The rise in humanity’s emissions of carbon dioxide has accelerated sharply, according to a new analysis.
The Global Carbon Project says that emissions were rising by less than 1% annually up to the year 2000, but are now rising at 2.5% per year.
It says the acceleration comes mainly from a rise in charcoal consumption and a lack of new energy efficiency gains.
The global research network released its latest analysis at a scientific meeting in Australia.
Dr Mike Rapauch of the Australian government’s research organisation CSIRO, who co-chairs the Global Carbon Project, told delegates that 7.9 billion tonnes (gigatonnes, Gt) of carbon passed into the atmosphere last year. In 2000, the figure was 6.8Gt.
Improvements made in the last 30 years appear to be stalling
“From 2000 to 2005, the growth rate of carbon dioxide emissions was more than 2.5% per year, whereas in the 1990s it was less than 1% per year,” he said.
The finding parallels figures released earlier this month by the World Meteorological Organization showing that the rise in atmospheric concentrations of CO2 had accelerated in the last few years.
The Global Carbon Project draws its data from a wide range of sources, including measurements of carbon dioxide levels in the atmosphere and studies on fossil fuel use.
From that data, researchers have extracted two trends which they believe explain the sharp upturn found around the year 2000.
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“There has been a change in the trend regarding fossil fuel intensity, which is basically the amount of carbon you need to burn for a given unit of wealth,” explained Corinne Le Quere, a Global Carbon Project member who holds posts at the University of East Anglia and the British Antarctic Survey.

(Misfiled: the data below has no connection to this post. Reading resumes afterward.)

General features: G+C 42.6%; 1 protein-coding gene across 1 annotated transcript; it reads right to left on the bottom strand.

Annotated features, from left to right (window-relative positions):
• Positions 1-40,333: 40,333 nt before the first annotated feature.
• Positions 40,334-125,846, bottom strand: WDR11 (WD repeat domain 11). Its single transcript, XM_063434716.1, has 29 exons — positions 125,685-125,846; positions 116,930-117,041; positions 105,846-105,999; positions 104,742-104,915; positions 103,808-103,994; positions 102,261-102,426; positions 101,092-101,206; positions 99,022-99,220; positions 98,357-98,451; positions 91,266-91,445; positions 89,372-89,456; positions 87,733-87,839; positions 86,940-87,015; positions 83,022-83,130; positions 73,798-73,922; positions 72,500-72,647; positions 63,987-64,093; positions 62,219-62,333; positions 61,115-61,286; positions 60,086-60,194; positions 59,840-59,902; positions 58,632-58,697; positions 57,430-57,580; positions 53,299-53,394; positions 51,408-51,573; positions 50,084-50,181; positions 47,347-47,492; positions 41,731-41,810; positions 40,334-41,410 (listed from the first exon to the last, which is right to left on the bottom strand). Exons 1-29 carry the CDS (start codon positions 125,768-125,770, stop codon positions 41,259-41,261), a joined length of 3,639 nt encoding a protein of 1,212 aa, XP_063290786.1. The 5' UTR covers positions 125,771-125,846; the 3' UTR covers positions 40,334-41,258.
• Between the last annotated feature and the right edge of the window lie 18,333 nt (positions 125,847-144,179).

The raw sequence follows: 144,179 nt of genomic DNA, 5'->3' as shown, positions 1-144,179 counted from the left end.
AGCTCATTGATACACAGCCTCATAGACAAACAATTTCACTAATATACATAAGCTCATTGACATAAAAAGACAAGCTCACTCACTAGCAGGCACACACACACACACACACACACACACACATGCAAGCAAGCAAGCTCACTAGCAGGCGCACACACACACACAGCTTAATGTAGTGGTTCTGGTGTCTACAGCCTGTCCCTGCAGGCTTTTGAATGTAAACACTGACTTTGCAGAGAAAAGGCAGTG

“From about 1970 the intensity decreased – we became more efficient at using energy – but we’ve been getting slightly worse since the year 2000,” she told the BBC News website.
“The other trend is that as oil becomes more expensive, we’re seeing a switch from oil burning to charcoal which is more polluting in terms of carbon.”
The Project does not have data on precisely where this is happening, but there is anecdotal evidence of increases in charcoal burning in parts of Asia and Africa.
There have been suggestions that as temperatures rise, carbon sinks – natural systems which absorb carbon dioxide – may become less efficient; but Professor Le Quere said there was no evidence that this is happening systematically.
“The land sink has been very much affected by recent droughts, especially in the Northern Hemisphere,” she said, “but the ocean sink looks relatively stable and it doesn’t seem there is a global trend.”
How emissions will change over time is one of the factors considered by the Intergovernmental Panel on Climate Change (IPCC), the body responsible for collating and analysing climate data for the global community.
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“At these rates, it certainly sounds like we’ll end up towards the high end of the emission scenarios considered by the IPCC,” commented Myles Allen from Oxford University, one of Britain’s leading climate modellers.
The “high end” of IPCC projections implies a rise in global temperature approaching 5.8C between 1990 and the end of this century.
“We need to think about radical alternatives to the belt-tightening approach,” said Professor Allen.
“At the moment, the assumption is we will solve the problem by controlling demand; but regulating at the point of use is clearly not working.”
At the recent United Nations climate summit in Nairobi, a number of delegations, including those of Britain, Australia and the US, pointed out that they had managed to grow their economies without significant increases in carbon emissions.
But, said Corinne Le Quere, the latest data showed this approach would not be enough to curb emissions in the future.
“Improvements that have been made in the last 30 years appear to be stalling,” she said. “We are going to need a real decrease in emissions.”
Richard Black, BBC